Capt. Rex Guinn was fired in February 2011 for failing to ensure that the trial attorneys he supervised "fully complied" with the requirements of the Navy Victim Witness Assistance Program. (Navy)
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The senior Navy attorney and commanding officer fired over his legal service office's handling of a controversial sex assault case in Japan two years ago did not violate any rules of professional conduct regarding competence, diligence or supervisory responsibility, a Navy legal review has concluded.
But the Rules Counsel review agreed with the admiral who fired Capt. Rex Guinn in February 2011 that Guinn "exercised poor leadership and management" because he failed to ensure that the trial attorneys he supervised "fully complied" with the requirements of the Navy Victim Witness Assistance Program, or VWAP.
Those requirements included passing out forms containing court-martial information for victims and keeping victims informed about a pending plea deal for the officer accused of the assaults.
Still, Guinn's civilian attorney argues, the review's conclusions on Guinn's professional conduct, written by a Navy Reserve captain in the Judge Advocate General's Corps, amount to a refutation of Rear Adm. Nanette DeRenzi's rationale for firing Guinn and indicate that DeRenzi, head of Navy Legal Service Command and deputy judge advocate general, rushed to judgment.
"The investigation that was done this time was much more detailed," said Charles Gittins, a veteran defender of military clients, who said it took six months to get the Navy to release a copy of the review, which he shared with Navy Times.
The issues that led to Guinn's firing stem from the case of a Navy family physician, then-Lt. Cmdr. Anthony Velasquez, charged with molesting 25 female patients during routine exams in Japan and Kuwait between March 2006 and June 2008. He pleaded guilty in May 2010 to two counts of wrongful sexual contact and two of conduct unbecoming an officer, and was required to register as a sex offender in Kentucky, where he now lives.
The deal, approved by the then-top U.S. admiral in Japan, allowed Velasquez to avoid a maximum sentence of 24 months in prison, forfeiture of all pay and allowances, a $28,000 fine and dismissal from the Navy.
When the Stars and Stripes newspaper reported the angry reaction of some of the victims, it led to allegations that certain procedures in the VWAP, begun in 1996, were not followed. The program calls for victims to be kept informed throughout the judicial process if they so elect. This includes the right, according to the Navy, to be notified of court proceedings and to "information about the conviction, sentencing, imprisonment and release of the offender from custody."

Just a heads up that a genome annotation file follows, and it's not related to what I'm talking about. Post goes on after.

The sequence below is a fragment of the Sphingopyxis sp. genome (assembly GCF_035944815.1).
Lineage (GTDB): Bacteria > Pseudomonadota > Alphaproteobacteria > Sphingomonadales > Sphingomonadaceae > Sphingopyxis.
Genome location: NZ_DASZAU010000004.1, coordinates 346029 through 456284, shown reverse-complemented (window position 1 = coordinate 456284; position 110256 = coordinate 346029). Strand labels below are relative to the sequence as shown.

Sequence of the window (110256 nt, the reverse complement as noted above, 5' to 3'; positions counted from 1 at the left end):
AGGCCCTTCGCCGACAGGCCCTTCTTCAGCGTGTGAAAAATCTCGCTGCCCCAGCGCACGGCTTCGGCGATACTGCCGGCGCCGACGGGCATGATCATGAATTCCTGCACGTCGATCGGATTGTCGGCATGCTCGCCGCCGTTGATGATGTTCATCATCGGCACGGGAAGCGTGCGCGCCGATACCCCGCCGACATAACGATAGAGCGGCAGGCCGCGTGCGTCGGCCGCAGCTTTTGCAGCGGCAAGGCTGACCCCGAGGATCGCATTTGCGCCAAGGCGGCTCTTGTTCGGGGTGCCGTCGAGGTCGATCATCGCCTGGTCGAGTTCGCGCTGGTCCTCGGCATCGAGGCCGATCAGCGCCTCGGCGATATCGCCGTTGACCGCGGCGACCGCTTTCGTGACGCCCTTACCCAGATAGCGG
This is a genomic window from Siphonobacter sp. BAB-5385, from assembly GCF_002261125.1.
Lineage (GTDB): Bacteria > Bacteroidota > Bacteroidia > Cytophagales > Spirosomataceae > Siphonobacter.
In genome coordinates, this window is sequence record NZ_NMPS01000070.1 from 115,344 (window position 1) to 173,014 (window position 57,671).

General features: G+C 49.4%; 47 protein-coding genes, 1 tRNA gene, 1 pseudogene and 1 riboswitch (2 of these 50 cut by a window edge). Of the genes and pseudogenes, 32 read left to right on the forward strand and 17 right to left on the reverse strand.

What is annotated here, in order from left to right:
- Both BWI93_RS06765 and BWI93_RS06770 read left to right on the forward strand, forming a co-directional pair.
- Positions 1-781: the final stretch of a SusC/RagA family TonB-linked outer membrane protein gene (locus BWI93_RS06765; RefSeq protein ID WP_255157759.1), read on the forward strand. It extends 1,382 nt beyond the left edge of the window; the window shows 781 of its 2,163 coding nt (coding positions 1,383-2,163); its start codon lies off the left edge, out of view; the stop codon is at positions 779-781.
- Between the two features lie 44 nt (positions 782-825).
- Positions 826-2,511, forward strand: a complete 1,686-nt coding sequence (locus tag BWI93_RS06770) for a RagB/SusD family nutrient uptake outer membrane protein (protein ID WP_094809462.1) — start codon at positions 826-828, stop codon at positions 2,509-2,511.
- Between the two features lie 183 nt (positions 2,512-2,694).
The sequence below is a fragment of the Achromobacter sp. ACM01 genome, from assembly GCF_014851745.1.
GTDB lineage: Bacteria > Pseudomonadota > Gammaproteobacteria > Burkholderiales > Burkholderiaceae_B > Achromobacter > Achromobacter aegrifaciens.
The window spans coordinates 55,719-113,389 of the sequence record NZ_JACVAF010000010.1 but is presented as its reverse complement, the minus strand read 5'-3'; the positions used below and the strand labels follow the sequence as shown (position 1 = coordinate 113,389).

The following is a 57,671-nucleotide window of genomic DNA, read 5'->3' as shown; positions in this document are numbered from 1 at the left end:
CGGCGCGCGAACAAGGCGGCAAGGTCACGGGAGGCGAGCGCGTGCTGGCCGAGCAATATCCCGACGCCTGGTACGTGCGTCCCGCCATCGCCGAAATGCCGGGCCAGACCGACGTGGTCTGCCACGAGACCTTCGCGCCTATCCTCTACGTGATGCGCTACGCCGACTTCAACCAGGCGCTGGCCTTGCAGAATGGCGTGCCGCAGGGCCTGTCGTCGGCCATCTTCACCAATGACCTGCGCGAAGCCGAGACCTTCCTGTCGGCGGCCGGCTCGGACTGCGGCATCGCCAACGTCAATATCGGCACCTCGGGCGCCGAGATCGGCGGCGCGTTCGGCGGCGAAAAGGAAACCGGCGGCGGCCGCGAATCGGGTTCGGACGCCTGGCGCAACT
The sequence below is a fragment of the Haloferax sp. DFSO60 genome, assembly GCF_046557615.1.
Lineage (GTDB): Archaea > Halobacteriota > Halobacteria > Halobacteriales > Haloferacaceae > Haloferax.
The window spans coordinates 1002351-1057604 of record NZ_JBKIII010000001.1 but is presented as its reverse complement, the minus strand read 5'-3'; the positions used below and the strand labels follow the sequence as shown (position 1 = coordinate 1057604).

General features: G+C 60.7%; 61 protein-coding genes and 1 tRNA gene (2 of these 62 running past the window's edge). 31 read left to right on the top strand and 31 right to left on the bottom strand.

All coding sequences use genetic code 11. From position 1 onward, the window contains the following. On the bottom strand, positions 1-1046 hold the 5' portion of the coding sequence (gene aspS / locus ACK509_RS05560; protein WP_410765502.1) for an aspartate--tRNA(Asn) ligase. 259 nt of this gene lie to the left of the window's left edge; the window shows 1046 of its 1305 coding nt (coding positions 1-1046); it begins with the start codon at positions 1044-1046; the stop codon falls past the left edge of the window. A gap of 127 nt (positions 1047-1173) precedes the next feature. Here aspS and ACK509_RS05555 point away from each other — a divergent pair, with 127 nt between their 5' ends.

The controversy prompted a Navy Installations Command inspection of Region Legal Service Office Japan's victim assistance program.
Keeping the victims informed had fallen to the lead trial counsel in the case, Lt. Emily Dewey. DeRenzi said Dewey "was diligent in maintaining contact with the victims and informing them of case developments" and that this satisfied "many" VWAP requirements but "not those related to plea negotiations."
Specifically, Dewey had not provided victims a required form that conveys basic information about the court-martial process, and had not "explicitly" discussed the prospect of a pretrial agreement with victims, as she'd told Guinn she would do a week before the agreement was signed, said Capt. Richard Giroux, who led the command investigation on which DeRenzi based her decision to fire Guinn.
Gittins maintains that Dewey lied to Guinn and that DeRenzi should have taken this into account in deciding to fire him.
"Absolutely," Gittins said. "He was repeatedly told by the trial counsel that the trial counsel had the views of the victims. And the trial counsel wasn't telling the truth. As a naval officer, you can't assume that the naval officers that are working for you are lying to you. I mean, you'd have to do everything yourself."
A Navy investigator said that Dewey had an obligation to collect victims' views on a plea agreement but cited "mitigating circumstances," including her relatively limited three years' experience, the scope of the court-martial and her regular communications with victims. Capt. Michael Quinn also concluded that Dewey had also provided misleading statements to investigators regarding training on the VWAP duties of trial counsel. But, he wrote in his Rules Counsel review of Dewey's conduct, "I do not find the requisite evidence of intentional deception on your part" with regard to any statements she'd made.
Fleetwide program failure?
The failure to provide victim-witness forms wasn't limited to RLSO Japan. Quinn noted that compliance was deficient at all RLSOs a point Gittins pounced on.
"The VWAP program was jacked up throughout the Navy," Gittins said. "I mean, it just simply was not being run in accordance with the regulations. And if that's the reason you relieve the commanding officer of a RLSO, then they all needed to be fired."
The Navy would not comment on the Guinn review's findings. Spokeswoman Jennifer Zeldis said the Office of the Judge Advocate General does not publicly confirm or comment on legal reviews conducted by the Rules Counsel. However, Zeldis indicated DeRenzi took a broad-based view of Guinn's performance.
"The [Judge Advocate General Manual] investigation convened by Commander Naval Legal Service Command evaluated Capt. Guinn's actions as commanding officer of RLSO Japan," Zeldis said. "The investigation revealed certain failures in the command's handling of a sexual assault court-martial."
Guinn could ask the Board for Correction of Naval Records to consider the situation and clear his record while on active duty, but he won't be doing that.
"He's put in a request for retirement," Gittins said. "He's got other fish he can fry."
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